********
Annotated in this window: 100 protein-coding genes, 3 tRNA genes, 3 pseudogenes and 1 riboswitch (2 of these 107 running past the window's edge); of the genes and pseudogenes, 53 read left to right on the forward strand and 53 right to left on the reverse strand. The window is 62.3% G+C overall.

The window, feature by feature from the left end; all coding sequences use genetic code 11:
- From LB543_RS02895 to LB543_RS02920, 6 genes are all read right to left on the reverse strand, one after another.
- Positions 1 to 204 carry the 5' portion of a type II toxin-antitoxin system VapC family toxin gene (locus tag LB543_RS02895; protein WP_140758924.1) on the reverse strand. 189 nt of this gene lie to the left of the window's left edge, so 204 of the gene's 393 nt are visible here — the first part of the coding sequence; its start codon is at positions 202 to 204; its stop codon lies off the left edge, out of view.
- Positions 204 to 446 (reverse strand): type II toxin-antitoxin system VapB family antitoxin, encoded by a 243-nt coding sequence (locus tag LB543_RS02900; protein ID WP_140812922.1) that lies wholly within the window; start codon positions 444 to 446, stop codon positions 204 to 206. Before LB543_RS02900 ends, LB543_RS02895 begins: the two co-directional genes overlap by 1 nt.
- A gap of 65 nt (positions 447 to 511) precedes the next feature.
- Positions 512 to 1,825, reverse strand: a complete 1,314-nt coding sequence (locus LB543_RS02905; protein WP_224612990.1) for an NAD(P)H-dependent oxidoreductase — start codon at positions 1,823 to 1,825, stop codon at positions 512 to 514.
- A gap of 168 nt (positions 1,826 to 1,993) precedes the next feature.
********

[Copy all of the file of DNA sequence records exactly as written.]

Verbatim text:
Annotated in this window: 100 protein-coding genes, 3 tRNA genes, 3 pseudogenes and 1 riboswitch (2 of these 107 running past the window's edge); of the genes and pseudogenes, 53 read left to right on the forward strand and 53 right to left on the reverse strand. The window is 62.3% G+C overall.

The window, feature by feature from the left end; all coding sequences use genetic code 11:
- From LB543_RS02895 to LB543_RS02920, 6 genes are all read right to left on the reverse strand, one after another.
- Positions 1 to 204 carry the 5' portion of a type II toxin-antitoxin system VapC family toxin gene (locus tag LB543_RS02895; protein WP_140758924.1) on the reverse strand. 189 nt of this gene lie to the left of the window's left edge, so 204 of the gene's 393 nt are visible here — the first part of the coding sequence; its start codon is at positions 202 to 204; its stop codon lies off the left edge, out of view.
- Positions 204 to 446 (reverse strand): type II toxin-antitoxin system VapB family antitoxin, encoded by a 243-nt coding sequence (locus tag LB543_RS02900; protein ID WP_140812922.1) that lies wholly within the window; start codon positions 444 to 446, stop codon positions 204 to 206. Before LB543_RS02900 ends, LB543_RS02895 begins: the two co-directional genes overlap by 1 nt.
- A gap of 65 nt (positions 447 to 511) precedes the next feature.
- Positions 512 to 1,825, reverse strand: a complete 1,314-nt coding sequence (locus LB543_RS02905; protein WP_224612990.1) for an NAD(P)H-dependent oxidoreductase — start codon at positions 1,823 to 1,825, stop codon at positions 512 to 514.
- A gap of 168 nt (positions 1,826 to 1,993) precedes the next feature.